Downy mildew of basil (caused by the oomycete Peronospora belbahrii) was observed on greenhouse-grown plants for sale at a large retail operation in New Jersey last week. As the spores (sporangia) of P. belbahrii may spread long distances on air currents, producers, retailers, and home gardeners in the Northeast should be careful to check basil plants regularly for symptoms of this disease now and in the coming months.
Yellowing of the upper leaf surface is often the first symptom of basil downy mildew. Yellowed areas are usually bordered by leaf veins. When spores are produced, a characteristic fuzzy, dark gray to purple growth on the underside of the leaves is evident. Sporulation on the upper surfaces of leaves may be seen in severe cases. Symptoms of downy mildew on basil can easily be mistaken for a nutritional deficiency. The fuzzy growth of spores on the underside of the leaf may look as if soil had been splashed onto the leaf under-surface. Five to 10 days may elapse between infection and the appearance of symptoms; the duration of the latency period depends upon temperature and light exposure.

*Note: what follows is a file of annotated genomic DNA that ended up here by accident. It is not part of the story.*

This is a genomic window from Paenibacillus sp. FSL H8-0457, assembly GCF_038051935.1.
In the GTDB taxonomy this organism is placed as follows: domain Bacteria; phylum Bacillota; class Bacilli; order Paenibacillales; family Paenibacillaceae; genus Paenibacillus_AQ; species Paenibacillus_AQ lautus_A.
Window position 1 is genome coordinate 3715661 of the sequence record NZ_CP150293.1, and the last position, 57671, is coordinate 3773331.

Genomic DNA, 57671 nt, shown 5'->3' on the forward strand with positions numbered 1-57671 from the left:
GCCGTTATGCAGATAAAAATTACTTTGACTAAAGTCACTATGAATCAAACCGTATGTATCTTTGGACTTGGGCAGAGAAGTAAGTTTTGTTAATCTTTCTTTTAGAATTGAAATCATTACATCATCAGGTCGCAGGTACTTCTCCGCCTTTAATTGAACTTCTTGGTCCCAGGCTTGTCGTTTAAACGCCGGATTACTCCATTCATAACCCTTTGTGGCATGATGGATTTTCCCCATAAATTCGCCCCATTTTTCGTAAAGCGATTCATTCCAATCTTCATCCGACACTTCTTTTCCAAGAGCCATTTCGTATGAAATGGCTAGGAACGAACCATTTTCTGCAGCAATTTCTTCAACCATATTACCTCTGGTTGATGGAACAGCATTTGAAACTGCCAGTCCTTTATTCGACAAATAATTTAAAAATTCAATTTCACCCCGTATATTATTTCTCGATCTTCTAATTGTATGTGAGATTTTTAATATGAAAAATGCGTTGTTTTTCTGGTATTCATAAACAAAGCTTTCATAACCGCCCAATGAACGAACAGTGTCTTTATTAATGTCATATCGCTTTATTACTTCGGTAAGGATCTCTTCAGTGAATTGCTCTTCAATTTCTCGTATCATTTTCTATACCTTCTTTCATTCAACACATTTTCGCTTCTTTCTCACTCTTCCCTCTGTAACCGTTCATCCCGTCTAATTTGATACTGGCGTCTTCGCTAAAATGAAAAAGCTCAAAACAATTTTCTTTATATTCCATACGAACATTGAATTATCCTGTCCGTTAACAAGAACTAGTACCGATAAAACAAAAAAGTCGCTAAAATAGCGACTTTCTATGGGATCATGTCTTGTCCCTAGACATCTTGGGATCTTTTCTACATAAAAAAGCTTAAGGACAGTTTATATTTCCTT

Fortunately, Peronospora belbahrii is not known to survive the winter in the Northeast. The pathogen may overwinter in a greenhouse environment on susceptible plant material, but in the absence of live hosts it is unlikely to persist. It has a very limited host range, infecting only a handful of other Lamiaceae (mint family) plants including coleus, agastache, sage, and rosemary. Nepeta curviflora (Syrian catnip, or“za'tar chachla”) has been experimentally infected, so it is possible that other species of Nepeta may also be susceptible. There are several relatively new resistant cultivars of sweet basil available. These include ‘Prospera’ and ‘Amazel’ as well as the Rutgers DMR series (‘Devotion’, ‘Obsession’, ‘Passion’, and ‘Thunderstruck’); ‘Eleonora’ and ‘Everleaf’ have partial resistance.
- Angela Madeiras, Extension Educator and Diagnostician, UMass Extension Plant Diagnostic Lab